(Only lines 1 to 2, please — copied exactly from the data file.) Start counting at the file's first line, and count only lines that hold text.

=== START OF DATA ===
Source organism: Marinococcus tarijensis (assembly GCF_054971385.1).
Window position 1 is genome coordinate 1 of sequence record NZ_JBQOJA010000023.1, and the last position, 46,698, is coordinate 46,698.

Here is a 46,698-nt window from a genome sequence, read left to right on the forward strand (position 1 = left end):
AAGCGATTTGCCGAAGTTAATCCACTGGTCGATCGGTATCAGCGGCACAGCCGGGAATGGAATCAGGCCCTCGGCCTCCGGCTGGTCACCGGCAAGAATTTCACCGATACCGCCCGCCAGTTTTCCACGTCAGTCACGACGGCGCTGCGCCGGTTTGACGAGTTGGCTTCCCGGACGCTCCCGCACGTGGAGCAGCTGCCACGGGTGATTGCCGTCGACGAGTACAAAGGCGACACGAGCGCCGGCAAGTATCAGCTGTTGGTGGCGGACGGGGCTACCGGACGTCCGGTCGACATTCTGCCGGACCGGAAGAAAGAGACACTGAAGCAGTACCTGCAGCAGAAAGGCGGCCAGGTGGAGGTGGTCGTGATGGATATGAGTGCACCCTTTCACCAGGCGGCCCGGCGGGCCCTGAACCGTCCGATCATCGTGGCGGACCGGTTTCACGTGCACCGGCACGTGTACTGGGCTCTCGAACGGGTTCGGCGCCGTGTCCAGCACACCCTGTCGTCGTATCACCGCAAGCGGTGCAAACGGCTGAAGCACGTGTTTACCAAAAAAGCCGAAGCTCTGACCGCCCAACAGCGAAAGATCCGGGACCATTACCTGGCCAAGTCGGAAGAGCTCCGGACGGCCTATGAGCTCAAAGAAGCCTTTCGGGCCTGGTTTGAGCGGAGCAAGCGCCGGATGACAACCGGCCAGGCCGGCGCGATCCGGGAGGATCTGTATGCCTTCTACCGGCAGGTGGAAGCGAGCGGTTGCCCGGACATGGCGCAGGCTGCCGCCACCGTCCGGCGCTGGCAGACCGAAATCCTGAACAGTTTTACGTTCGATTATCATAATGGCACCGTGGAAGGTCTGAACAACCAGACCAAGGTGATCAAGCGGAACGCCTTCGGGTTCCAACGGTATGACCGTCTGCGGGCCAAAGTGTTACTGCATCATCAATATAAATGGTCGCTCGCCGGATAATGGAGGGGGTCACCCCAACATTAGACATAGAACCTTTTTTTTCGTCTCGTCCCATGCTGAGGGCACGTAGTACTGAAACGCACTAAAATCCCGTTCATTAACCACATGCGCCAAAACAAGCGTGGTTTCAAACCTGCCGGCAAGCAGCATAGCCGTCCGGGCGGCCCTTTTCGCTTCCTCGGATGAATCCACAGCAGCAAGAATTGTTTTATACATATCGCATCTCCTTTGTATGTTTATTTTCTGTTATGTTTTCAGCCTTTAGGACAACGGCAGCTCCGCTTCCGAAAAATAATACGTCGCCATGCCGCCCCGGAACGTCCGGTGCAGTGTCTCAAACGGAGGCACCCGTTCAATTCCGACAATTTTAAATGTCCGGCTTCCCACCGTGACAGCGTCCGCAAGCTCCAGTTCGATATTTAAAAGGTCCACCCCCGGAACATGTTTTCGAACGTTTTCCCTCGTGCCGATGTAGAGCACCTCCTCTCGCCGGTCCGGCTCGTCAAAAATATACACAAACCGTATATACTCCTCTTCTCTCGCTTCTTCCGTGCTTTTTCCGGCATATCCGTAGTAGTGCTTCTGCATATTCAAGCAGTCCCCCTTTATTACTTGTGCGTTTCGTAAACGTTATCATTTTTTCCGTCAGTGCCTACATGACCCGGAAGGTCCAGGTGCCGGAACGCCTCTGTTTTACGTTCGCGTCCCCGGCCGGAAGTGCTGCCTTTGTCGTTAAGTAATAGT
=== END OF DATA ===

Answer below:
Source organism: Marinococcus tarijensis (assembly GCF_054971385.1).
Window position 1 is genome coordinate 1 of sequence record NZ_JBQOJA010000023.1, and the last position, 46,698, is coordinate 46,698.